Microsoft Shares More Details About 'Nano Server' Product
- By Kurt Mackie
- April 09, 2015
Microsoft on Wednesday turned the spotlight on its new Nano Server product, code-named "Tuva," which will be a component of the next release of Windows Server.
Nano Server is designed to have an even smaller "footprint" than the current Server Core of Microsoft's flagship Windows Server 2012 R2 product. Running the new server with this smaller configuration means having fewer operating system components to maintain and fewer security exposures to protect.
Compared with "current builds" of Windows Server, the new Nano Server will have a virtual hard disk size that will be 93 percent smaller. System reboots will be cut by 80 percent. Maintaining the Nano Server will require "92 percent fewer critical bulletins" to apply, according to a Microsoft blog post.
Preboot execution environment (PXE) boot times will be improved with Nano Server. It took about three minutes with Nano Server versus 19 minutes for a traditional Windows Server bare-metal install, according to this Microsoft-produced Channel 9 video.
Organizations will be able to install only the Windows Server components they need with the new Nano Server. That capability was also true for Server Core users, but Nano Server will just be more compact, it seems. For instance, it's possible to have a 1TB machine running 1,000 Nano Server virtual machines, according to this Channel 9 video.
Microsoft achieved Nano Server's smaller footprint by jettisoning some Windows Server components. It got rid of 32-bit support. It eliminated "MSI," presumably referring to Microsoft's installer-file technology. It also axed the "GUI stack," or the user-friendly graphical user interface that's commonly used by IT pros to manage Windows Server.
Instead, management of Nano Server will be performed remotely using PowerShell scripts and Windows Management Instrumentation (WMI), a Windows scripting capability. That said, Microsoft's announcement also hinted that "we are working on a set of new Web-based management tools to replace local inbox management tools." It's not clear exactly what that means, though.
Microsoft of late has heavily promoted the use of PowerShell for management of its server products rather than using a GUI. PowerShell scripting is recommended because it solves automation and scale issues often faced by organizations with large-scale Windows Server deployments to maintain, Microsoft has argued.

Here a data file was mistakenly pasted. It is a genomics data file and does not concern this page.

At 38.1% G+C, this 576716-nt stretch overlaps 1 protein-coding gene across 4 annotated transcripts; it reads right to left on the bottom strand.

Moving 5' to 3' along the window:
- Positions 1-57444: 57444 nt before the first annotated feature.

In response to a question about getting rid of the GUI in Nano Server, Microsoft Distinguished Engineer Jeffrey Snover explained via a Twitter post, "I don't think people really understood the true costs of local GUIs on servers. Nano Server really highlights that." Snover is best known as the creator of PowerShell and has led Microsoft's recent efforts to improve Windows Server management.
IT pros apparently will get some customization options with Nano Server. It will support Windows Server roles, as well as something that Microsoft calls "Features on Demand," which wasn't explained. Image servicing using DISM, or "Deployment Image Servicing and Management," is being added to Nano Server. Microsoft also plans to add management support using Desired State Configuration, which is a PowerShell push/pull technology for keeping software deployments in an optimal state. Desired State Configuration has been compared with building .INI configuration files, except that you build them using PowerShell scripts.
Nano Server will be "optimized for the cloud and a DevOps workflow," according to the blog. It will support various runtimes, such as "C#, Java, Node.js, Python, etc.," Microsoft indicated. There also will be "support for compute clusters running Hyper-V and storage clusters running Scale-out File Server." It will be possible to use Visual Studio with Nano Server's APIs. Microsoft's System Center management products and Chef's products will work to manage Nano Server.
Nano Server details were leaked last month. Snover had briefly described in February that Microsoft was working on a new, more cloud-optimized architecture for the next Windows Server product, based in part on container technologies, which will enable Windows Server APIs and cloud-computing APIs. However, Microsoft so far has just teased about the changes to come. It plans to describe its next Windows Server product in greater detail next month at its Ignite event. Snover will provide an overview in this keynote session.
Microsoft also indicated on Wednesday that its next Windows Server product will have new Hyper-V container support, in addition to Docker container support. The new Hyper-V containers will provide another way to run applications on the new server.
Microsoft is targeting the release of its next Windows Server product for 2016. A second preview of the new server is expected to arrive next month.
Kurt Mackie is senior news producer for the 1105 Enterprise Computing Group.